This article is a history of liquidity presented as interaction between metaphors and theoretical concepts in social contexts. While taking note of Zygmunt Bauman's metaphor “liquid modernity,” the study instead surveys the wider conceptual field. The text turns around mercantile liquidity (liquidity as clarification) and liquidity in modern economics (characteristic of all assets), as well as older metaphors, notably the famous phrase of the Communist Manifesto, “all that is solid melts into air” (Alles Ständische und Stehende verdampft), which is revealed to have resonance in texts by poets, notably Heinrich Heine. The main result is the historical consistency of the field, where liquidity is a promise of knowledge and clarity.
Conceptual History and South Asian History
State of the Art
This review article provides an overview of important, recent approaches to conceptual history from scholarship on South Asia. While conceptual history is not a consolidated field in South Asia, the colonial encounter has greatly stimulated interest in conceptual inquiries. Recent scholarship questions the uniformity even of well-researched concepts such as liberalism. It is methodologically innovative in thinking about the influence of economic structures for the development of concepts. Rethinking religious and secular languages, scholars have furthermore stressed the importance of smaller communicative units such as genre or hermeneutical practices to shape ideas e.g. of the political. As part of global and imperial formations, scholars are well aware of the link between power and colonial temporalities. Lastly, they have suggested new sources for conceptual history, such as literature, film, and sound.
Democratic Theory as Social Codification
Christian Ewert and Marion Repetti
What is democratic theory? In this article we treat it as a semiotic code – that is to say, a shared assumption – and argue that democratic theory enables people to think and talk about the idea(s) of democracy. Furthermore, the application of this specific code is highly political. For one, it is embedded in concrete contexts and discourses and used in arguments and narratives. In addition, the application of democratic theory has also substantial consequences on the lives of people. We illustrate this argument by reflecting briefly on Abraham Lincoln's “Gettysburg Address” and its recodification and consequences in different contexts.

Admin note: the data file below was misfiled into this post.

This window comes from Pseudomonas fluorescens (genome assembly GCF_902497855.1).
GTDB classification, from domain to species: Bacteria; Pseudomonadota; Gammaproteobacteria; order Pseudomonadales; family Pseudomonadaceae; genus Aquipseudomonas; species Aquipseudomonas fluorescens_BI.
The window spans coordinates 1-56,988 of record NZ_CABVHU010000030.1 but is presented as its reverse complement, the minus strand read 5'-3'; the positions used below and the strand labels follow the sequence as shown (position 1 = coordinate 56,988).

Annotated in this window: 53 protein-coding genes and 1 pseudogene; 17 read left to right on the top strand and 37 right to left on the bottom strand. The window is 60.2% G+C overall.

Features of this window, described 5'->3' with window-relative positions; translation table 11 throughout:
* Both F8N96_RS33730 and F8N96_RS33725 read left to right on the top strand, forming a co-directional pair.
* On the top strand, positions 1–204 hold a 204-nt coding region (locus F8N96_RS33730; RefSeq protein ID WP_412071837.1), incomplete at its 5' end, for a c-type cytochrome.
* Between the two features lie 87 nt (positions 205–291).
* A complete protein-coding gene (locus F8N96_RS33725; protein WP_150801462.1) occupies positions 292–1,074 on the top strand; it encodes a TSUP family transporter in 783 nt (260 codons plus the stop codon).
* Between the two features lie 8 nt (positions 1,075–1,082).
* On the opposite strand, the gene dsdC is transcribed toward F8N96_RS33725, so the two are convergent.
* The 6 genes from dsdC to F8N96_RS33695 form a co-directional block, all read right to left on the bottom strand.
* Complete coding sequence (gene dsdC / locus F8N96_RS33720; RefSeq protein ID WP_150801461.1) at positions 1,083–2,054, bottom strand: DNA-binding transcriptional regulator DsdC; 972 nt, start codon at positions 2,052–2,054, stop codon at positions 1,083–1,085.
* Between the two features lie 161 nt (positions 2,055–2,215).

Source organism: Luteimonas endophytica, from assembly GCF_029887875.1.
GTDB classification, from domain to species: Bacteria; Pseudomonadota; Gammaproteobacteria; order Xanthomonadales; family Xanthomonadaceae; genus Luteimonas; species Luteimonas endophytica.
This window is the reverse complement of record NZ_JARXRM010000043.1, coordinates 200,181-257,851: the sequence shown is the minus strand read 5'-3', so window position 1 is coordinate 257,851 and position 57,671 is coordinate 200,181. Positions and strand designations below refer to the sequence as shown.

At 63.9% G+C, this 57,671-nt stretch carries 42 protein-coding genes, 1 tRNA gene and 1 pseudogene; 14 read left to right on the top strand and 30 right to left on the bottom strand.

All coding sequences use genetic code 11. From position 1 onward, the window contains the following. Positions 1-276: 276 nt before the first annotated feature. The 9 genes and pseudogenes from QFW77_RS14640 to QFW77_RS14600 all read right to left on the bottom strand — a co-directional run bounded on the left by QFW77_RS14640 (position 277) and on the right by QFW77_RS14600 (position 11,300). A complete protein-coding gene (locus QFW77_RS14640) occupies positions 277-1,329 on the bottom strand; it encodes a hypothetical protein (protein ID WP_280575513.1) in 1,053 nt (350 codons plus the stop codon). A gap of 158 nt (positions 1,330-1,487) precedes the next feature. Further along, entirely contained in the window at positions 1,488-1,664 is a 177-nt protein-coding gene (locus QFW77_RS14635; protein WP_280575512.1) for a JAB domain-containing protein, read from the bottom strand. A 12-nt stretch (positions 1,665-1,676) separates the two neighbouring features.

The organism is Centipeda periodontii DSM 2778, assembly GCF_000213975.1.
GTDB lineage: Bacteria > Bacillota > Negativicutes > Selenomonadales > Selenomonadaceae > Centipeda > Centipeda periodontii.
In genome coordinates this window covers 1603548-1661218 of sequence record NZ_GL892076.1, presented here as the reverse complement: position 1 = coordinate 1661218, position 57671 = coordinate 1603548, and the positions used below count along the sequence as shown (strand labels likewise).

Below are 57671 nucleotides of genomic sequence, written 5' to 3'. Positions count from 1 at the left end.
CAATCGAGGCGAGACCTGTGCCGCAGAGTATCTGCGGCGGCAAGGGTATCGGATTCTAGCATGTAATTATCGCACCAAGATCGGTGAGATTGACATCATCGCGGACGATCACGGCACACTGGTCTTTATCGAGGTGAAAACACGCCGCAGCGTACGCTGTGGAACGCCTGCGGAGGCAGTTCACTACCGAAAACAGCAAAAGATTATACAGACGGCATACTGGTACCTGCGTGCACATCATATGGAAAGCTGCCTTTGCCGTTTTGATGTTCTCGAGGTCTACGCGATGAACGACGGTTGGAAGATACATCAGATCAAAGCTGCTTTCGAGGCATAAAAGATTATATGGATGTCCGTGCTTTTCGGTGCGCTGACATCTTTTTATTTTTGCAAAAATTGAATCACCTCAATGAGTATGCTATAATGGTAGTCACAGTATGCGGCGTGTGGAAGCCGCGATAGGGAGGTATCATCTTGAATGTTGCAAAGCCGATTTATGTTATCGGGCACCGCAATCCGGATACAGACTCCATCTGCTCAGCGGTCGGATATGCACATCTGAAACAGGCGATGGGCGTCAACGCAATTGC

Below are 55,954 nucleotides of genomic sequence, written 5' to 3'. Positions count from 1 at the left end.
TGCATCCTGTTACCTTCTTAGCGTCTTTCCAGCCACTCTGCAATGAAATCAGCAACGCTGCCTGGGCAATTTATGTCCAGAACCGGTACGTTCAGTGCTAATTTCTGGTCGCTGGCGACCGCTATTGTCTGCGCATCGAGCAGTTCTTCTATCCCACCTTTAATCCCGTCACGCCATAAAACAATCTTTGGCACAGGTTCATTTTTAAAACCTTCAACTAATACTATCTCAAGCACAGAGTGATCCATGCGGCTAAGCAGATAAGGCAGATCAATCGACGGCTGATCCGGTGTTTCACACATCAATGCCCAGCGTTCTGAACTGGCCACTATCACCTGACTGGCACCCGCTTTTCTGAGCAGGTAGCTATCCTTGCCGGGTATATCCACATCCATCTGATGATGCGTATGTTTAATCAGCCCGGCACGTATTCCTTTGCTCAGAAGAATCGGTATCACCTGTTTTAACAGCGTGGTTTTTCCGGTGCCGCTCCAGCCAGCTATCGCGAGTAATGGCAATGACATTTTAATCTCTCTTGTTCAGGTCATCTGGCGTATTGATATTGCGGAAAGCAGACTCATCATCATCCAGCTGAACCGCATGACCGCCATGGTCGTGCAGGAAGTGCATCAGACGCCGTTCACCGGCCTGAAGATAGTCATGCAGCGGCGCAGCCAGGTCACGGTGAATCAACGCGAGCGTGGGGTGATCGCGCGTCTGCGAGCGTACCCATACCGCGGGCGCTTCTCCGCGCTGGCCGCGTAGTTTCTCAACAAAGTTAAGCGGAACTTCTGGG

Democratic Theory When Democracy Is Fugitive
Ali Aslam, David McIvor, and Joel Alden Schlosser
Urgent alarms now warn of the erosion of democratic norms and the decline of democratic institutions. These antidemocratic trends have prompted some democratic theorists to reject the seeming inevitability of democratic forms of government and instead to consider democracy as a fugitive phenomenon. Fugitive democracy, as we argue below, is a theory composed of two parts. First, it includes a robust, normative ideal of democracy and, second, a clear-eyed vision of the historical defeats and generic difficulties attendant to that ideal. This article considers how democratic theorists might respond to the challenges posed by fugitive democracy and the implications of such an understanding for future research in democratic theory.
Modernity, Ḥadātha, and Modernité in the Works of Abdallah Laroui
Conceptual Translation and the Politics of Historicity
The puzzle this article examines is how one can study the concept of modernity within the history of its universalization as a process of translation. For this purpose, I look at how the contemporary Moroccan historian and intellectual Abdallah Laroui has critically engaged with the history, politics, and epistemology of translating modernity (Arabic ḥadātha, French modernité) into his intellectual and political setting of Morocco, North Africa, and the Middle East during and after the colonial period. I read him as making a critical intervention into existing modes of timing and spacing the concept of modernity and, thus, what I describe as the politics of historicity. In conclusion, I make a methodological plea for framing the history of concepts across political borders in terms of translational practices.